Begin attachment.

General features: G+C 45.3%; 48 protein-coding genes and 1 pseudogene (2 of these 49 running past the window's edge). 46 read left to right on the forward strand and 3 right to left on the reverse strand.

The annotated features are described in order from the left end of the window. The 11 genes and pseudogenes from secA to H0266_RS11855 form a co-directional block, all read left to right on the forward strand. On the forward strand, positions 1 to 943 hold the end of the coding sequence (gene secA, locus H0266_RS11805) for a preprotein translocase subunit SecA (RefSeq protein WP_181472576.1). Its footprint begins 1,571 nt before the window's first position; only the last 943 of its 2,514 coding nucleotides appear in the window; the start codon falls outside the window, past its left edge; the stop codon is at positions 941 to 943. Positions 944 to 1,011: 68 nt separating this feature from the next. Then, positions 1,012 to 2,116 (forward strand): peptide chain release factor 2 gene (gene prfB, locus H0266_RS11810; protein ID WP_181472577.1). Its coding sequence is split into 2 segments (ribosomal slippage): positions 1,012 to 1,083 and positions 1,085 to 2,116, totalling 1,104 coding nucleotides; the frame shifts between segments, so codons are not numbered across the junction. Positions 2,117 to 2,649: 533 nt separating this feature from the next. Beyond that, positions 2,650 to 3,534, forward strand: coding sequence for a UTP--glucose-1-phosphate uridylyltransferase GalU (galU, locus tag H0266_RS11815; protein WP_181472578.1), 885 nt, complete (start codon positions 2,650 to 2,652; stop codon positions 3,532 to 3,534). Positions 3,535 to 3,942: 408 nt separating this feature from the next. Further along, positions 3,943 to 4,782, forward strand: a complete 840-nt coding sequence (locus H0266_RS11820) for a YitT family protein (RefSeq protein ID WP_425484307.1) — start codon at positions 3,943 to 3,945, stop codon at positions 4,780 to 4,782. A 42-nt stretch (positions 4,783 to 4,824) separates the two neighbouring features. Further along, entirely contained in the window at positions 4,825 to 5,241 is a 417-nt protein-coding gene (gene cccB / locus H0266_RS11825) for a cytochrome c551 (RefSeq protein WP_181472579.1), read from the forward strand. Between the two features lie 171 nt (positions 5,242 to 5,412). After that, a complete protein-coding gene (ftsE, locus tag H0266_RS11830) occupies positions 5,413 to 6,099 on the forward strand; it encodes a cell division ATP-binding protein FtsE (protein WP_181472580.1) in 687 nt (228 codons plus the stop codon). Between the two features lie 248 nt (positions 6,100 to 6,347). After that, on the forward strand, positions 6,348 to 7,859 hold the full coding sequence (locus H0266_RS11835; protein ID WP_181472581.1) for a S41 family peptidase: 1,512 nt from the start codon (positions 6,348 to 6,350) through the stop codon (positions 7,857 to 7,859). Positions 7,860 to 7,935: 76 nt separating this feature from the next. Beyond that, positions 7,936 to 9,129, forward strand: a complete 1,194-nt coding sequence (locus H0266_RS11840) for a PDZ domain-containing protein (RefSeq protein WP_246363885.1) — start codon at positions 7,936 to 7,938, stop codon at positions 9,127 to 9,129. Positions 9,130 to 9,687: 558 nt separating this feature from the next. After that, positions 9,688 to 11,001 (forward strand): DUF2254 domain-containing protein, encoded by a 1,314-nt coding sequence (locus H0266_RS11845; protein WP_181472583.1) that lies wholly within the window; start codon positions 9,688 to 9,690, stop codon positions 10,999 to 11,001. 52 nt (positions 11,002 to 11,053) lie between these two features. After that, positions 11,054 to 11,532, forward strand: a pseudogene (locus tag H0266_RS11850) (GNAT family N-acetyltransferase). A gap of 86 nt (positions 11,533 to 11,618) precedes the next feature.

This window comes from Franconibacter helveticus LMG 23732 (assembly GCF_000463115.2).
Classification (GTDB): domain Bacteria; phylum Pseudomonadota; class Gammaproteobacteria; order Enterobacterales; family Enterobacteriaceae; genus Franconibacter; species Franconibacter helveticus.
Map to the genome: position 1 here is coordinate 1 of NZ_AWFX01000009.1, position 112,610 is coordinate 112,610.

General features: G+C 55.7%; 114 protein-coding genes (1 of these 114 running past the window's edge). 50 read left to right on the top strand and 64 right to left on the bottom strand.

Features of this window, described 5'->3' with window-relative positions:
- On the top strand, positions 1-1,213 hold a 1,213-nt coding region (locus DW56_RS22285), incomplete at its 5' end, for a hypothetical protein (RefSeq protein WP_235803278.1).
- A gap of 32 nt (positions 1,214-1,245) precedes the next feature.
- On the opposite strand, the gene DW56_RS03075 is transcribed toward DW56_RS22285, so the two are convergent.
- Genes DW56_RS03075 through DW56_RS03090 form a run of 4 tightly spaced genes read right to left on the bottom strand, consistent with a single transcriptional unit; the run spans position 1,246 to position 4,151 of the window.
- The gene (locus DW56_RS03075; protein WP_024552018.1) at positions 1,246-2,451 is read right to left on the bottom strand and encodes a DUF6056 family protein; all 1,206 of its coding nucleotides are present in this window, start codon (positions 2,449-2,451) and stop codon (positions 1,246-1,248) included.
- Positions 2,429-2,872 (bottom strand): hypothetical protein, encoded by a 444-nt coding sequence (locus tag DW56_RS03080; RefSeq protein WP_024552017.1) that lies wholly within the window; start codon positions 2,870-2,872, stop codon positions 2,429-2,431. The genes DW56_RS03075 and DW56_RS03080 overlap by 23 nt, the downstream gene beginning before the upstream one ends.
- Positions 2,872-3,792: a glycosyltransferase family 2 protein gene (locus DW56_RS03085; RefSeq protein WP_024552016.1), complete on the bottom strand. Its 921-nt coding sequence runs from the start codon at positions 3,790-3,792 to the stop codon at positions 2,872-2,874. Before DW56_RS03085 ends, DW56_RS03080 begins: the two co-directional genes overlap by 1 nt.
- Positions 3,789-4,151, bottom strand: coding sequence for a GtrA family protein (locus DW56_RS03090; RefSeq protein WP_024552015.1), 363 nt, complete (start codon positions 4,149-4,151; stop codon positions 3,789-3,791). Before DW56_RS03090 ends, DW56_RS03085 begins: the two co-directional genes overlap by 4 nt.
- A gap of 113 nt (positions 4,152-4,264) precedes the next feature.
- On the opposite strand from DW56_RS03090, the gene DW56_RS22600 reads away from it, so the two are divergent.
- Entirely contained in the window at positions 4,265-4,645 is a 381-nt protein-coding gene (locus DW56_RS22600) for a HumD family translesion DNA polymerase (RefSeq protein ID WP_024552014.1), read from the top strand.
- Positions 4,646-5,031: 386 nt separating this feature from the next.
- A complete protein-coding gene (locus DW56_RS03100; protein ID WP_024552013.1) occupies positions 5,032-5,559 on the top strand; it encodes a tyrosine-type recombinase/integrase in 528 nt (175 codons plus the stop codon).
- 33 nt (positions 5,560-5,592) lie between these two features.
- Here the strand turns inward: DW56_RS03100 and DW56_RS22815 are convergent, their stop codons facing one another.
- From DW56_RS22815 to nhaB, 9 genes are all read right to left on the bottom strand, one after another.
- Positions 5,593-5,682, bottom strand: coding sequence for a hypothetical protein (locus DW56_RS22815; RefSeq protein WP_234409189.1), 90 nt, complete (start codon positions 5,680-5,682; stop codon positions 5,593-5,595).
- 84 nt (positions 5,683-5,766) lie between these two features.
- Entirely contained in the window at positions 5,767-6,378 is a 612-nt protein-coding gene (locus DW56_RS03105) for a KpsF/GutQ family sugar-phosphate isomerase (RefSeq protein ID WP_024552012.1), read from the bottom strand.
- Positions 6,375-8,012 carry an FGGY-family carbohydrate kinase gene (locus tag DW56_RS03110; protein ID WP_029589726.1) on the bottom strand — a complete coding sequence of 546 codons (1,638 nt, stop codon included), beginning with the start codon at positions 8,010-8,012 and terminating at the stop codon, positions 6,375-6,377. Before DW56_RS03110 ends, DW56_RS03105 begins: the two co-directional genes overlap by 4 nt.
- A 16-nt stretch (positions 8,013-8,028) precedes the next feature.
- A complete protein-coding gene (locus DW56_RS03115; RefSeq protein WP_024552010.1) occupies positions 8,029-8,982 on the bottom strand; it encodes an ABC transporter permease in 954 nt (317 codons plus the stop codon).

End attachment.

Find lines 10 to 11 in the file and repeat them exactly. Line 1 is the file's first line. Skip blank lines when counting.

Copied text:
- On the opposite strand, the gene DW56_RS03075 is transcribed toward DW56_RS22285, so the two are convergent.
- Genes DW56_RS03075 through DW56_RS03090 form a run of 4 tightly spaced genes read right to left on the bottom strand, consistent with a single transcriptional unit; the run spans position 1,246 to position 4,151 of the window.